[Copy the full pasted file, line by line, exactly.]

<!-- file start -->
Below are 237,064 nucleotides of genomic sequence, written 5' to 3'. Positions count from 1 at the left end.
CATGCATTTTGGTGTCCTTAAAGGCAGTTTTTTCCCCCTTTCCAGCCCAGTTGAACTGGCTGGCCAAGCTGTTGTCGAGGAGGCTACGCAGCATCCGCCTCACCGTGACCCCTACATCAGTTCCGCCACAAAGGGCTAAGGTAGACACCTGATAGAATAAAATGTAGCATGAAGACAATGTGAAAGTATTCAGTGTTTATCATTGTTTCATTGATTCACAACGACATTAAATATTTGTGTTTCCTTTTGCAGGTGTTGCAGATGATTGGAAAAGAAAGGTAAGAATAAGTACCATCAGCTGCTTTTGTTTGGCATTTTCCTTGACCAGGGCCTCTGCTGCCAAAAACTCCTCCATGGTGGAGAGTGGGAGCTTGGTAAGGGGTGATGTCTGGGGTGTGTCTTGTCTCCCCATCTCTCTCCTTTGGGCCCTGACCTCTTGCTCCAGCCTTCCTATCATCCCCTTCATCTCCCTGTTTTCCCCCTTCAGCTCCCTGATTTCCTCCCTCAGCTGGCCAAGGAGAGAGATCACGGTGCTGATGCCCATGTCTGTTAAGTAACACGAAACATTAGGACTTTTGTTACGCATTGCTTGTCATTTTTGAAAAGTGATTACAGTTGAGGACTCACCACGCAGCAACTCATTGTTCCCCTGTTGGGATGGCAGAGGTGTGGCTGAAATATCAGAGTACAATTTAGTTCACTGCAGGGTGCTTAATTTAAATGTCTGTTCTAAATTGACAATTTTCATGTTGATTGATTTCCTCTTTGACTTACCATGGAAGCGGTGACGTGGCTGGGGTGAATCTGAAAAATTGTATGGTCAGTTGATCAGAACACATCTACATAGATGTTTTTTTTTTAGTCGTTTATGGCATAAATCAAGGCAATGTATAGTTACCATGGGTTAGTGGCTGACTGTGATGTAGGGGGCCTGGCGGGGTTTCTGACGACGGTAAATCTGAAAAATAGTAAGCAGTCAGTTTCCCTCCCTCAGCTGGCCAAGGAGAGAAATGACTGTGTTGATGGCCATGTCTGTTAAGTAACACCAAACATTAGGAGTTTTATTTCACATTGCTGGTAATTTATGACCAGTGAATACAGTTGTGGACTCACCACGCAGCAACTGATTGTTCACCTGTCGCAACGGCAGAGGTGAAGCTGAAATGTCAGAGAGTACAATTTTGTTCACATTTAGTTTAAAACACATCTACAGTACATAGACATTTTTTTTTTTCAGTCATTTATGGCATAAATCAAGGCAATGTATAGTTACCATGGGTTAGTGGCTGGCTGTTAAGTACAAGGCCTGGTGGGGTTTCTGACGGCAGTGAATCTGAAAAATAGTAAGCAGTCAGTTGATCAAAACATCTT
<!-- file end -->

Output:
Below are 237,064 nucleotides of genomic sequence, written 5' to 3'. Positions count from 1 at the left end.
CATGCATTTTGGTGTCCTTAAAGGCAGTTTTTTCCCCCTTTCCAGCCCAGTTGAACTGGCTGGCCAAGCTGTTGTCGAGGAGGCTACGCAGCATCCGCCTCACCGTGACCCCTACATCAGTTCCGCCACAAAGGGCTAAGGTAGACACCTGATAGAATAAAATGTAGCATGAAGACAATGTGAAAGTATTCAGTGTTTATCATTGTTTCATTGATTCACAACGACATTAAATATTTGTGTTTCCTTTTGCAGGTGTTGCAGATGATTGGAAAAGAAAGGTAAGAATAAGTACCATCAGCTGCTTTTGTTTGGCATTTTCCTTGACCAGGGCCTCTGCTGCCAAAAACTCCTCCATGGTGGAGAGTGGGAGCTTGGTAAGGGGTGATGTCTGGGGTGTGTCTTGTCTCCCCATCTCTCTCCTTTGGGCCCTGACCTCTTGCTCCAGCCTTCCTATCATCCCCTTCATCTCCCTGTTTTCCCCCTTCAGCTCCCTGATTTCCTCCCTCAGCTGGCCAAGGAGAGAGATCACGGTGCTGATGCCCATGTCTGTTAAGTAACACGAAACATTAGGACTTTTGTTACGCATTGCTTGTCATTTTTGAAAAGTGATTACAGTTGAGGACTCACCACGCAGCAACTCATTGTTCCCCTGTTGGGATGGCAGAGGTGTGGCTGAAATATCAGAGTACAATTTAGTTCACTGCAGGGTGCTTAATTTAAATGTCTGTTCTAAATTGACAATTTTCATGTTGATTGATTTCCTCTTTGACTTACCATGGAAGCGGTGACGTGGCTGGGGTGAATCTGAAAAATTGTATGGTCAGTTGATCAGAACACATCTACATAGATGTTTTTTTTTTAGTCGTTTATGGCATAAATCAAGGCAATGTATAGTTACCATGGGTTAGTGGCTGACTGTGATGTAGGGGGCCTGGCGGGGTTTCTGACGACGGTAAATCTGAAAAATAGTAAGCAGTCAGTTTCCCTCCCTCAGCTGGCCAAGGAGAGAAATGACTGTGTTGATGGCCATGTCTGTTAAGTAACACCAAACATTAGGAGTTTTATTTCACATTGCTGGTAATTTATGACCAGTGAATACAGTTGTGGACTCACCACGCAGCAACTGATTGTTCACCTGTCGCAACGGCAGAGGTGAAGCTGAAATGTCAGAGAGTACAATTTTGTTCACATTTAGTTTAAAACACATCTACAGTACATAGACATTTTTTTTTTTCAGTCATTTATGGCATAAATCAAGGCAATGTATAGTTACCATGGGTTAGTGGCTGGCTGTTAAGTACAAGGCCTGGTGGGGTTTCTGACGGCAGTGAATCTGAAAAATAGTAAGCAGTCAGTTGATCAAAACATCTT